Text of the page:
RUSHBEARING

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    Rex Ham
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    In Parishes along the River Dee (Holt, Farndon and Isycoed, there is an old tradition which, whilst surviving is little known outside the communities called Rushbearing. I’ve copied this from WIKI:
    “Rushbearing is an old English ecclesiastical festival in which rushes are collected and carried to be strewn on the floor of the parish church. The tradition dates back to the time when most buildings had earthen floors and rushes were used as a form of renewable floor covering for cleanliness and insulation. The festival was widespread in Britain from the Middle Ages and well established by the time of Shakespeare,[1] but had fallen into decline by the beginning of the 19th century, as church floors were flagged with stone. The custom was revived later in the 19th century and is kept alive today as an annual event in a number of towns and villages in the north of England.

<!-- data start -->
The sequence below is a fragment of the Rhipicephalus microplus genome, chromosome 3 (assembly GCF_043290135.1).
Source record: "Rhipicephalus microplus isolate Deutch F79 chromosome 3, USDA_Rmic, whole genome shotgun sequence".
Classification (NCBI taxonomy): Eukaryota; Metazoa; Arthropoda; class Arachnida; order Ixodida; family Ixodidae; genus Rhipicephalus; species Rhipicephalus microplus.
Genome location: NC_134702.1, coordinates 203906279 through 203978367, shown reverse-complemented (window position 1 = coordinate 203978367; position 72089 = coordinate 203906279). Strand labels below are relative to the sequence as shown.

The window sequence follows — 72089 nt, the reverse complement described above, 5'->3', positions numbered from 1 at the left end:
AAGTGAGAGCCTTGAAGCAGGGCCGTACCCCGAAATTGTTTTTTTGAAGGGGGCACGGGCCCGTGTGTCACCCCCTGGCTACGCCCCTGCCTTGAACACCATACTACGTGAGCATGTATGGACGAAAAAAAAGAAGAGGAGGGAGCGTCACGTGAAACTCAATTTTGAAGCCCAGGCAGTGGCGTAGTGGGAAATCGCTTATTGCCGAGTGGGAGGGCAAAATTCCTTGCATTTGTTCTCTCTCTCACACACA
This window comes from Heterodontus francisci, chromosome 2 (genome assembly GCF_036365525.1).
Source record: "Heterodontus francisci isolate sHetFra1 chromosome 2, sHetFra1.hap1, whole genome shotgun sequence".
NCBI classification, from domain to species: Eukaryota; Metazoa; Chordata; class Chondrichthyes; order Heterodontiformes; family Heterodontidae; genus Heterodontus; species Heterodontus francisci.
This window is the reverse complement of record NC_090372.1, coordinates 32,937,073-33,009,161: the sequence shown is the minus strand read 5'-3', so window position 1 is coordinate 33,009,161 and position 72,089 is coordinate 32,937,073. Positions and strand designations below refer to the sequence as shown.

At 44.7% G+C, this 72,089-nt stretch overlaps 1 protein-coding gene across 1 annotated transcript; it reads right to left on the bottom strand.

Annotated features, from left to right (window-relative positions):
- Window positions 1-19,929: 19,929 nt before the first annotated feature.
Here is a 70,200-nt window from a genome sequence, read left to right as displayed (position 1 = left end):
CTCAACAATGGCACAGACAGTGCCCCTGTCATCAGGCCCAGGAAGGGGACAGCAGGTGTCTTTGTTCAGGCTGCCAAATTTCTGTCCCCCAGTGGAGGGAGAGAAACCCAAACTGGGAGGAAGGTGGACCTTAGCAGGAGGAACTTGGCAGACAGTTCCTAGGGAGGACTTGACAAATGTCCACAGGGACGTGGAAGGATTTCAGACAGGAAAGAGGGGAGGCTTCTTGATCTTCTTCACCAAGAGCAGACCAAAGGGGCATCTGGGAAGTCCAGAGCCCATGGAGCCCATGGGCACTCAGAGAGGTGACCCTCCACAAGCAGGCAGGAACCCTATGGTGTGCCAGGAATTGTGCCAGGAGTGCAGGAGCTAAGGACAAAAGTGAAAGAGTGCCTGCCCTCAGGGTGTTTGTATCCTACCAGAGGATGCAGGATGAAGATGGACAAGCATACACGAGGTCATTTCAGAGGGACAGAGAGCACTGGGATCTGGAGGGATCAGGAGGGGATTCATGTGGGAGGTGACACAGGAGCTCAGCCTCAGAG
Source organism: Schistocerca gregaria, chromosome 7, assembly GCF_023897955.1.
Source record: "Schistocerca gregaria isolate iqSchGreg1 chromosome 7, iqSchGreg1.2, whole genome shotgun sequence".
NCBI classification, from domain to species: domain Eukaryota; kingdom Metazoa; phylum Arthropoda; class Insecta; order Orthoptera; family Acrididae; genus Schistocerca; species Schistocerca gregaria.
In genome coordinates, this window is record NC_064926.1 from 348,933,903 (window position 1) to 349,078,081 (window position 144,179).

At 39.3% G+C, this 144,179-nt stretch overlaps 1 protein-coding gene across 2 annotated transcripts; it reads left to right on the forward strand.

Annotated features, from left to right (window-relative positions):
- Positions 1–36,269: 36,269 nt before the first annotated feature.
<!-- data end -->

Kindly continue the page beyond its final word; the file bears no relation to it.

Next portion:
Rushbearing ceremonies have survived, or been revived, in a number of towns and villages in northwest England including: Lymm in Cheshire, Gorton, Littleborough, and Saddleworth in Greater Manchester, Newchurch in Pendle in Lancashire, Sowerby Bridge in Yorkshire, and Ambleside, Great Musgrave, Grasmere, Urswick and Warcop in Cumbria. Rushbearing is also found in some parishes in North-East Wales such as Holt and Isycoed on the west side of the River Dee.”
    This weekend is Rushbearing in Holt. Quite a few families keep the tradition alive by decorating family graves and there is usually some activity in St Chads Church. Try and visit if you can.

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